Mulanje Mission Hospital

In 2013, Friends for Africa financially assisted Mulanje Mission Hospital with the renovation of 30 water pumps in the vast area of Mulanje in the south of Malawi. By making the pumps functional again, an average of 500 people could be provided with clean drinking water per pump. That amounts to a total of 15,000 people. Water is life!

Why is renovation of water pumps so important in Malawi?

Clean drinking water is a very normal thing in the Netherlands. However, this is not the case at all in Malawi. Here, they are very dependent on the water pumps, for which some village members have to walk for hours in order to reach one. When this water pump stops working, resulting in polluted water, the consequences can be devastating. It is therefore important that the water pumps always work properly and are renovated in time.

How do water pumps contribute to quality & good education in Malawi?

Quality and good education are not just about building schools, buildings and providing well-trained teachers. In Malawi (but also in the Netherlands), this kind of project involves a lot more. When a school is built, it is surrounded by a campus so that many teachers and children have good places to sleep. These kinds of "villages" also need to be provided with the first necessities of life such as clean drinking water. By placing water pumps at the schools or renovating them in time, you ensure that people do not have to worry about drinking and can fully focus on studying.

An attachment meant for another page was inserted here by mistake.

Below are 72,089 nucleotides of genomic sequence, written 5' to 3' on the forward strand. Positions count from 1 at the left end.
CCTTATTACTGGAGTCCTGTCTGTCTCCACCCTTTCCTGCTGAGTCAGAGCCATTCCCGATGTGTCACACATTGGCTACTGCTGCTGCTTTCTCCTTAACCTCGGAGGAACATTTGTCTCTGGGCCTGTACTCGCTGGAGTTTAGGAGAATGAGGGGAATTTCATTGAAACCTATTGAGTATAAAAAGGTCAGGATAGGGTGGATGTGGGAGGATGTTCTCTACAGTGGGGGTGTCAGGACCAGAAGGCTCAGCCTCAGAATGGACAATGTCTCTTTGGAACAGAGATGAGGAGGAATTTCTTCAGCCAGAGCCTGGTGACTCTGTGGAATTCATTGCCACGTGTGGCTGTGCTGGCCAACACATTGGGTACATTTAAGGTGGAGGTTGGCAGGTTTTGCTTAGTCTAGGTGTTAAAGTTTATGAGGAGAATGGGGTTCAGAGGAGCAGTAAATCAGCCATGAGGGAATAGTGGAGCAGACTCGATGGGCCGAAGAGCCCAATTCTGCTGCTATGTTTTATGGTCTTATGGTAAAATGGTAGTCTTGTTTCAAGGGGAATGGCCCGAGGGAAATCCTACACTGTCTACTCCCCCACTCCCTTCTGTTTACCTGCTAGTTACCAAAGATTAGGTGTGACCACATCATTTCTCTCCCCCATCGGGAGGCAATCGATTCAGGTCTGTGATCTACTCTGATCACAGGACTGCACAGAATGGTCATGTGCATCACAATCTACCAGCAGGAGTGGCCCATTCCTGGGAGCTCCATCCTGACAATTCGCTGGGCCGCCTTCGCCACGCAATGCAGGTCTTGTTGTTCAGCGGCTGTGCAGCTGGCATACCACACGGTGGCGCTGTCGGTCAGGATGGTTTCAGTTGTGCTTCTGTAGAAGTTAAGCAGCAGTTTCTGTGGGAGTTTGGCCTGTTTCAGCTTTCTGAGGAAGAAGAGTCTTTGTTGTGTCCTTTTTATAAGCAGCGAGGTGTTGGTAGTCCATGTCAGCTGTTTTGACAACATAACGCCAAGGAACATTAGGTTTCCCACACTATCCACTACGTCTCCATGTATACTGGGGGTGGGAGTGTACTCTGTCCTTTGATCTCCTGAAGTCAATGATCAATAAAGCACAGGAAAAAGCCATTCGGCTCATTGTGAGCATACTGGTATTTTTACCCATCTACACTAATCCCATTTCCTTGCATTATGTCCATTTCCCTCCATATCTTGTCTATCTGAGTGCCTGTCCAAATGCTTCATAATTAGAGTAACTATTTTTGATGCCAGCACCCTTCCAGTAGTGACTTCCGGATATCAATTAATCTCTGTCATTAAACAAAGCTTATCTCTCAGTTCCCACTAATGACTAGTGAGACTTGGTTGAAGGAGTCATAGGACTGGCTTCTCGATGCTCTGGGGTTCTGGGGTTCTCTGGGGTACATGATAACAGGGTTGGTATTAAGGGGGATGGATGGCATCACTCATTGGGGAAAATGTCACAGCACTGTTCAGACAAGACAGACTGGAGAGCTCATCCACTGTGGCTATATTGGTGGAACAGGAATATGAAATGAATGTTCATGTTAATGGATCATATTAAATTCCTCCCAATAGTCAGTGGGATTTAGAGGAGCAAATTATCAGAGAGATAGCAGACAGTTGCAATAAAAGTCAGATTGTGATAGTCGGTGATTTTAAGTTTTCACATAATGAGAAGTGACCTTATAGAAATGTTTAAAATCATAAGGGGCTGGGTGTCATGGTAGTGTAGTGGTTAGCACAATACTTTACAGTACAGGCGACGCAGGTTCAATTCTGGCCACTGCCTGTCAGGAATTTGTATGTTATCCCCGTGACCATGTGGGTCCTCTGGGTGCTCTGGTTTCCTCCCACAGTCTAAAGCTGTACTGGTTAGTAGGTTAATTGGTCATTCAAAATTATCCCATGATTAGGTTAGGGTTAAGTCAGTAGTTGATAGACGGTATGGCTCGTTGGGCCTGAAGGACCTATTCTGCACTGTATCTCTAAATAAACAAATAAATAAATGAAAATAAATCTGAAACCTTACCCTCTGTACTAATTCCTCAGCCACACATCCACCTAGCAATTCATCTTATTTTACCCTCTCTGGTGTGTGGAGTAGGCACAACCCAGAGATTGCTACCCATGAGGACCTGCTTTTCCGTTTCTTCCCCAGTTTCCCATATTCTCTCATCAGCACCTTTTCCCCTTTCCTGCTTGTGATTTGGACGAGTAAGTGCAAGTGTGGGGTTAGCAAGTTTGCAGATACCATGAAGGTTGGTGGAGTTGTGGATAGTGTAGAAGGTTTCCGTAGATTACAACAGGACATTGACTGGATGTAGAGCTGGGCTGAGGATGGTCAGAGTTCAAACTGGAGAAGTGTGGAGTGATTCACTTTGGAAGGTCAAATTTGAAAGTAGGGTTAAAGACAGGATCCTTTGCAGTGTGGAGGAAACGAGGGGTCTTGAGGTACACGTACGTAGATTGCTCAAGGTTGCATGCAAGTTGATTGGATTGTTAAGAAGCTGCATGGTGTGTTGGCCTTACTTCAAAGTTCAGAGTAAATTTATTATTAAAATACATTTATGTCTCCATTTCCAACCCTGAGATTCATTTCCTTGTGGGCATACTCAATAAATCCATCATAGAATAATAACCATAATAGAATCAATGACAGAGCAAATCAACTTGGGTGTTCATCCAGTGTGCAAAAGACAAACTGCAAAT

What does Mulanje Mission Hospital do?

Mulanje Mission Hospital works in partnership with a local government hospital to serve a population of 685,000 people in Mulanje District in south-eastern Malawi. Mulanje Mission was established towards the end of the 19th century and the original health facility at its current location functioned only as a maternity hospital. Today, the 220-bed hospital offers a full range of medical, surgical and paediatric services. Together with the adjacent College of Nursing, MMH is known for its high standards of care, under the administration of Blantyre Synod of the Central Church of Africa Presbyterian (CCAP).

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